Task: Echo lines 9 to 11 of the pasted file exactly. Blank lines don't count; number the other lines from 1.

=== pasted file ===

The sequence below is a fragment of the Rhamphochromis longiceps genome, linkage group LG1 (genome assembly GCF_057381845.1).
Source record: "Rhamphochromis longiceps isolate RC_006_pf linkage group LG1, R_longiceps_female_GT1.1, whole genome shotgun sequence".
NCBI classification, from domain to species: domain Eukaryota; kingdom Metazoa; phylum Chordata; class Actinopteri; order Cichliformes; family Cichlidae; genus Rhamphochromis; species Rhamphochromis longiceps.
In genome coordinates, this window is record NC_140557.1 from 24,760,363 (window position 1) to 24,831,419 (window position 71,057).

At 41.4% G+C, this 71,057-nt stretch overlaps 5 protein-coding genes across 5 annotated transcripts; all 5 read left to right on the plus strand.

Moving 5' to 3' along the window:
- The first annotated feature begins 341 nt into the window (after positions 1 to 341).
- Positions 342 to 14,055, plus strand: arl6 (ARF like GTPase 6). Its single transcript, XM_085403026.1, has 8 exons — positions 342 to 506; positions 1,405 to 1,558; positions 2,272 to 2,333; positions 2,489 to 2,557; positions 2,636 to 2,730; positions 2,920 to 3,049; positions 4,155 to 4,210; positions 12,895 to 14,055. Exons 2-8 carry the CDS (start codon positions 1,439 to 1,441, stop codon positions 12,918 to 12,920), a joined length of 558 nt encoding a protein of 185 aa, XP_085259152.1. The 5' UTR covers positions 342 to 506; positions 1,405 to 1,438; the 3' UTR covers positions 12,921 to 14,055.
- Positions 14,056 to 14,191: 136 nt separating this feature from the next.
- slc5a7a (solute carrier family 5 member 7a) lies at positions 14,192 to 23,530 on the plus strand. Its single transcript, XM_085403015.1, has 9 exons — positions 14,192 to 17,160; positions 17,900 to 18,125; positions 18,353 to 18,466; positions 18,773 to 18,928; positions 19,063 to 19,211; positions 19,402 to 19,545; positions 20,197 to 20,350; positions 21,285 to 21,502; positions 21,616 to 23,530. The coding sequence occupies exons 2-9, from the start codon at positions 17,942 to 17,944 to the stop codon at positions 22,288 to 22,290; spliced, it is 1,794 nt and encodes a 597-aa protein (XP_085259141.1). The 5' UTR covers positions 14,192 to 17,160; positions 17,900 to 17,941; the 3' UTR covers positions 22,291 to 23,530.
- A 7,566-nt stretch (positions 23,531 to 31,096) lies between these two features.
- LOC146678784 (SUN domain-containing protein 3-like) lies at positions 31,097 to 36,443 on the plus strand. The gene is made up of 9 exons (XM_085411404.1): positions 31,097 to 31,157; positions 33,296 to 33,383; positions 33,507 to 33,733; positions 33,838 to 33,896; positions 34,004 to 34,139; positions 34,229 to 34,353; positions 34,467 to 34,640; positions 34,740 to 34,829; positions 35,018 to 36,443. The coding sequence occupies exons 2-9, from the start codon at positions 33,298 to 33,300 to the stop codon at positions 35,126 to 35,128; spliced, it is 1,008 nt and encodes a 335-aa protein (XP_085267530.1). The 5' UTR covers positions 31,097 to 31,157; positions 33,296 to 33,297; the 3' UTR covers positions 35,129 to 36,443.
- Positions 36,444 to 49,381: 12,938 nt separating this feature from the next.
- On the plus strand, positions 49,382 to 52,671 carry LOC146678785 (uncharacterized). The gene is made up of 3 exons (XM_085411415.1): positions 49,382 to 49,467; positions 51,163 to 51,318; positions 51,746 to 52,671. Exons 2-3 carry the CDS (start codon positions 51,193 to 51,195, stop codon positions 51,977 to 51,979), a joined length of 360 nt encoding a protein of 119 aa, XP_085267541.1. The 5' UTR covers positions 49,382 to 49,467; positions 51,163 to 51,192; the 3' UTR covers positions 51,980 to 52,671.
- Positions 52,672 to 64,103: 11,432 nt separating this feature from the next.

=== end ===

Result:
- Positions 14,056 to 14,191: 136 nt separating this feature from the next.
- slc5a7a (solute carrier family 5 member 7a) lies at positions 14,192 to 23,530 on the plus strand. Its single transcript, XM_085403015.1, has 9 exons — positions 14,192 to 17,160; positions 17,900 to 18,125; positions 18,353 to 18,466; positions 18,773 to 18,928; positions 19,063 to 19,211; positions 19,402 to 19,545; positions 20,197 to 20,350; positions 21,285 to 21,502; positions 21,616 to 23,530. The coding sequence occupies exons 2-9, from the start codon at positions 17,942 to 17,944 to the stop codon at positions 22,288 to 22,290; spliced, it is 1,794 nt and encodes a 597-aa protein (XP_085259141.1). The 5' UTR covers positions 14,192 to 17,160; positions 17,900 to 17,941; the 3' UTR covers positions 22,291 to 23,530.
- A 7,566-nt stretch (positions 23,531 to 31,096) lies between these two features.